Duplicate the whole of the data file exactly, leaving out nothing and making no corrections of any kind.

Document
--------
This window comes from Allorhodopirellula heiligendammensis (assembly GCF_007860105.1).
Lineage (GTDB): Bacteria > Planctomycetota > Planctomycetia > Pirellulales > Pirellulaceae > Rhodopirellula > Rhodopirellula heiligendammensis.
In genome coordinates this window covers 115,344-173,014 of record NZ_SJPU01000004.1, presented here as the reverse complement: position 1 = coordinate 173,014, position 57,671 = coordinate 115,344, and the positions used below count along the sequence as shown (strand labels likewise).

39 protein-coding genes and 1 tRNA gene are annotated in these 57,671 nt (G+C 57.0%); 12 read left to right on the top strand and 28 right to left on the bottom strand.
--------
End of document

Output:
This window comes from Allorhodopirellula heiligendammensis (assembly GCF_007860105.1).
Lineage (GTDB): Bacteria > Planctomycetota > Planctomycetia > Pirellulales > Pirellulaceae > Rhodopirellula > Rhodopirellula heiligendammensis.
In genome coordinates this window covers 115,344-173,014 of record NZ_SJPU01000004.1, presented here as the reverse complement: position 1 = coordinate 173,014, position 57,671 = coordinate 115,344, and the positions used below count along the sequence as shown (strand labels likewise).

39 protein-coding genes and 1 tRNA gene are annotated in these 57,671 nt (G+C 57.0%); 12 read left to right on the top strand and 28 right to left on the bottom strand.